Eric Wada, artistic director and co-founder of Ukwanshin, is the first male outside Okinawa to have passed all levels of the prestigious Geino Konkuru, a series of performing arts tests administered in Okinawa. He graduated from the Okinawa Prefectural Performing Arts University with a scholarship from the Okinawan government. Bearer of the title of kyoushi (instructor), Wada heads the Hawaii branch of the Tamagusuku Ryu Shosetsu Kai, teaching traditional Ryukyuan dance in Honolulu. On Maui, he teaches Okinawan musical instruments, Eisa, and shishimai (lion dance), history, culture, and language. He was a featured dancer in David Ward’s Dancequake which was presented at the Maui Arts and Cultural Center, and also toured Hawai`i Island and Honolulu. He is currently researching and teaching the obscure arts and traditions of Okinawa villages. In addition to the American English language, Wada is fluent in Japanese and functional in Okinawan and Hawaiian.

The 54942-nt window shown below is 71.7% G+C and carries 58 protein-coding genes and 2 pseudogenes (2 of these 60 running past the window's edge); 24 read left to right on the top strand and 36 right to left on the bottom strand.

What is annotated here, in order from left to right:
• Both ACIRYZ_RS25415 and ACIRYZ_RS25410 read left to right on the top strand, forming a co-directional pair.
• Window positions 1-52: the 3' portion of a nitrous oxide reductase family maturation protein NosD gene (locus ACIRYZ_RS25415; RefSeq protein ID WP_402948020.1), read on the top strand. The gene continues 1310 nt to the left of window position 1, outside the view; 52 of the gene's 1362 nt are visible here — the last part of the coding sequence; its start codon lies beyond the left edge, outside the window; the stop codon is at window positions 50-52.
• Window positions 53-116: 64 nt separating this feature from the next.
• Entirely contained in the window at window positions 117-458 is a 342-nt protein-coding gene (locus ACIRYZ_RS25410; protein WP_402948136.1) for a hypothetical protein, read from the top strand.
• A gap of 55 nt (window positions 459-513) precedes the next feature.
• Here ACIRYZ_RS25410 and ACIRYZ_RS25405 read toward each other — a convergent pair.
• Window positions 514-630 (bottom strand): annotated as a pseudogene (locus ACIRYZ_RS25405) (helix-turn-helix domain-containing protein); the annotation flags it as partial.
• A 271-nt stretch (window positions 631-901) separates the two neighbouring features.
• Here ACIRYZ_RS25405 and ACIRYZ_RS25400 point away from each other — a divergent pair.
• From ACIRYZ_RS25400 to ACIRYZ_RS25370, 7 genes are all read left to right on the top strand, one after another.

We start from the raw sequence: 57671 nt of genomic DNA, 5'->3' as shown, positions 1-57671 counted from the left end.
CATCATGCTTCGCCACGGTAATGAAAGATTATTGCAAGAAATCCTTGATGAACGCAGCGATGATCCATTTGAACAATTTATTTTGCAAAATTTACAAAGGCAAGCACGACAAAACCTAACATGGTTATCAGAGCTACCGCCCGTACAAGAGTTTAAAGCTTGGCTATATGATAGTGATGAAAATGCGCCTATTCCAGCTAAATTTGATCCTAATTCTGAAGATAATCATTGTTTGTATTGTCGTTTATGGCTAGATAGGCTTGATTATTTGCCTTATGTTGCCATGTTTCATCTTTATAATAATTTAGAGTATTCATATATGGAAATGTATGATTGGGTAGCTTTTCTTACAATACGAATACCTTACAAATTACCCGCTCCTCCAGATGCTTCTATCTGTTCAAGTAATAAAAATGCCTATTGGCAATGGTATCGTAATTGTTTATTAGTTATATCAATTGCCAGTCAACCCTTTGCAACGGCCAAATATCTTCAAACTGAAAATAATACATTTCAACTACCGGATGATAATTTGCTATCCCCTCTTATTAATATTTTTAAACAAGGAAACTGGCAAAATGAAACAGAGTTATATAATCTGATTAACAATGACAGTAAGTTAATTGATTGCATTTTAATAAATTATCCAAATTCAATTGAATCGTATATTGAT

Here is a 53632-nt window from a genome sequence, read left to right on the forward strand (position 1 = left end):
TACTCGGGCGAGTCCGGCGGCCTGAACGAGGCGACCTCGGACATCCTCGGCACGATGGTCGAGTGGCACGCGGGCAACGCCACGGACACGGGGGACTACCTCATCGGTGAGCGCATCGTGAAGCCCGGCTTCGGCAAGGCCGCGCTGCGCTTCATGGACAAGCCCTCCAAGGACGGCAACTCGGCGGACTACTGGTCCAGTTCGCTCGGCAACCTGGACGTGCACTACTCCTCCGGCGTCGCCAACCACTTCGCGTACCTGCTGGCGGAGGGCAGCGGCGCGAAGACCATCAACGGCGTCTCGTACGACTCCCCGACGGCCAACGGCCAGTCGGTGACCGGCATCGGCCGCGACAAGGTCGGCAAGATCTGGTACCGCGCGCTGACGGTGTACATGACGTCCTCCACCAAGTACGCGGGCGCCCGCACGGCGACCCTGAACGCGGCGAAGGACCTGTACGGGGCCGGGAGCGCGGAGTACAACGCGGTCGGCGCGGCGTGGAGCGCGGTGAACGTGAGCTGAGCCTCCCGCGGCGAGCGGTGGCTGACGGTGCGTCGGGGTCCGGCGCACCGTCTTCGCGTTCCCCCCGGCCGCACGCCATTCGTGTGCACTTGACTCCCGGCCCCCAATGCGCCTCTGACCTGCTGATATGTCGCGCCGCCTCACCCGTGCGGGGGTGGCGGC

Keith Nakaganeku began uta-sanshin at the age of eight under his grandfather’s tutelage and by the age of fourteen, was one of the first US-born Okinawan musicians to earn the first-level certificate in the Geino Konkuru in Okinawa. He currently holds the title of kyoshi (instructor) and is the chapter president of the longest-standing Okinawan music association in Hawai`i, the Nomura Ryu Ongaku Kyo Kai Hawaii Shibu. Also a student of Harry Seisho Nakasone, Nakaganeku is not only a former recipient of the SFCA apprenticeship, but also served twice on its selection committee. He teaches private lessons in Honolulu and teaches regularly in Maui and on Hawai`i island. A versatile musician and vocalist, Nakaganeku is the lead vocalist and ukulele player for his muti-genre/cross-culture band, Calabash. He produced and released the band’s first album, “Hawaiian Jazz Done Asian Style”, which features four different languages and his award-winning Hawaiian falsetto.